The film Genius, as you can see in my review elsewhere on this website, impressed me a great deal. It brings out of the shadowy background the unsung editor. Max Perkins tells author Thomas Wolfe that he is not making his book better, but “different.” Wolfe had submitted the hugely long manuscript to all the other major publishers in New York, but everyone had turned him down. Perhaps intimidated by the size of the project, they failed to see the gem of a book that Perkins saw embedded in the unruly pile of pages. He tells Wolfe that his role as editor is not to make the book “better, but different.” Different because the editor guides the writer (and with Wolfe almost forces at times) into freeing the essence of the work from the hundreds of extraneous words (or paragraphs, or, again in Wolfe’s works, thousands of words) that obscure the author’s meaning.
As an author, the film made me think back to my first book. An editor at Abingdon Press, Richard Loller saw my Christian Century article “The Gospel According to Edith Bunker,” and called me up about doing a book on “All in the Family.” Unfortunately when I contacted Norman Lear’s office I discovered that another Presbyterian pastor had just started on such a book. Richard Loller switched gears and suggested that the book be on television in general, and thus came about my first book Television: A Guide for Christians. Once it was written he also made it a better one (sorry, Max).
The work was a theological guide for approaching TV and analyzing the various genres or types of programs–soap operas, sitcoms, adventure dramas, children’s programs, the TV commercial, and news broadcasts. I laced my comments and discussion questions with a good deal of humor, even writing two sample TV episodes as a model for groups using the book to create their own. Mine were, for the soap opera, “The Loves of David,” subtitled “The Torrid Affair That Threatened an Empire.” No need to tell you what episode in King David’s that was based on. For the sitcom chapter I based the skit on Jesus’ parable in Luke about the Tax Collector and the Pharisee in the Temple, the updated version being an Archie Bunker spoof featuring Arnie and Enid Clunker from “A Fall in the Family.”
Editor Loller carried the humor over even onto the book’s content page by transforming the divisions into Channels, rather than Chapters, and coming up with call letters appropriate to the genre–WSAD for soap opera; WLIE for the exploration of TV commercials, and so on–as you can see below. Richard Loller stood out from the other editors, and no doubt could have become a writer had he felt called.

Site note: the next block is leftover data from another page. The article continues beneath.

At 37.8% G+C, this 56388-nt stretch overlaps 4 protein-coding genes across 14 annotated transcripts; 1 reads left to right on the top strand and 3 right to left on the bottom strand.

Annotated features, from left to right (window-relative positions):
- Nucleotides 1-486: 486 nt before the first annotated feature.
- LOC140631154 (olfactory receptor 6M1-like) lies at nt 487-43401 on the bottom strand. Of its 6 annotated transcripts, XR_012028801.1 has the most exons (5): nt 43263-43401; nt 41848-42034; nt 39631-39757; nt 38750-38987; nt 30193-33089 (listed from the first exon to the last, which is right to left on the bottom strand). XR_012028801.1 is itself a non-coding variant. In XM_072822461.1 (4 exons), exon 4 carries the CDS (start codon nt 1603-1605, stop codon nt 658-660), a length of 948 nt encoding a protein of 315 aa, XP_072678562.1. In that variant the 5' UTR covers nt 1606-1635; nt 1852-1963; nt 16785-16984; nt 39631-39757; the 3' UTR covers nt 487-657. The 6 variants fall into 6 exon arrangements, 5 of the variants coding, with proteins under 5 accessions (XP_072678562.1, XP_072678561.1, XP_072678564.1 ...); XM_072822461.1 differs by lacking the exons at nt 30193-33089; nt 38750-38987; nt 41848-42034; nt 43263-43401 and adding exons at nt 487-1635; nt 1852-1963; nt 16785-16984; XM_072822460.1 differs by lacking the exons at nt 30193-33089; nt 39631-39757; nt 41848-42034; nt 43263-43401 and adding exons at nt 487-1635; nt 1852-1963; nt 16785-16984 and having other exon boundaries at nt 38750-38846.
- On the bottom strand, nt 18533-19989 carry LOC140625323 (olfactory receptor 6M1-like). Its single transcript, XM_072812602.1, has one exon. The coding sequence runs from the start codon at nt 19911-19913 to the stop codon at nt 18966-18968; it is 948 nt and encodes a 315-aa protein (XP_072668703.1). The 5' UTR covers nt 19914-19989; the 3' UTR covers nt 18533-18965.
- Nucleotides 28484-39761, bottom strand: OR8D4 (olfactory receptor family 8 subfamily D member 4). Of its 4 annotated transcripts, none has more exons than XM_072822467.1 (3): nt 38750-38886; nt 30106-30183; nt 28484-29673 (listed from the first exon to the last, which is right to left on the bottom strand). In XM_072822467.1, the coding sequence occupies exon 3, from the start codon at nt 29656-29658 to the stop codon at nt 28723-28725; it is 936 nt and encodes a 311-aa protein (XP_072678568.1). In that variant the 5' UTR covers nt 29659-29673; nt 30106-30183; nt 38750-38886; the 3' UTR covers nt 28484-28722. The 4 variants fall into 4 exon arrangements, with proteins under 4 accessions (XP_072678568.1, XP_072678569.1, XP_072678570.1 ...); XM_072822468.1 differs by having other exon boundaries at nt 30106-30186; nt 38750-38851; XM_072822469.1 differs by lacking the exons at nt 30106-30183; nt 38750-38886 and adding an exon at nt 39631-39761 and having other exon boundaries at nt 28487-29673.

Over the course of writing my 14 books I have benefited from the advice and blue/red pencil of many different editors, and so am grateful to them all. The other outstanding incident illustrates the trust that an editor puts in her writer.
For about 10 years I was media critic for the Catholic family magazine Marriage & Family Living, which in itself was an exhibition of a great deal of trust by hiring a Presbyterian to review films for their Catholic readers! In early 1980 I wrote a glowing review of Bob Fosse’s masterpiece, All That Jazz. I found it rich in theological themes and insights as well as in drama. Jessica Lange played a figure called in the credits Angelique, who mysteriously appears at various times to warn the overly busy Broadway director Joe Gideon to stop his whoring, drinking, and let up on his frenetic schedule, lest disaster fall. There is a wonderfully staged dance review in which the dancers wear clinging body suits onto which are printed the body’s arteries and veins–and which reveal all the natural endowments of the women dancers. This scene ends with all the lights going out, and then each dancer holding a flashlight that lights her face so that it looks like a death mask. The Catholic bishops who rated films gave the film their Condemned rating, meaning that no Catholic, adult or youth, should see the film. They were highly offended by the scene that I found so creatively expressing the warning that Angelique had given to Joe–who does indeed fall victim to a heart attack, brought on by his profligate ways. As the apostle Paul put it, “The wages of sin is death,” unforgettably stated by the dance. The bishops missed the intention of the dance sequence, interpreting it as just an injection of lewd, gratuitous sex .
The magazine ran my review anyway. Editor Ira Marie Stabile told me later that she had not seen the film so she talked with the staff at the monastery where her office was located. Based on their experience with my past writing, they agreed to trust my judgment and print the review. This took some gumption, going against the leaders of her church.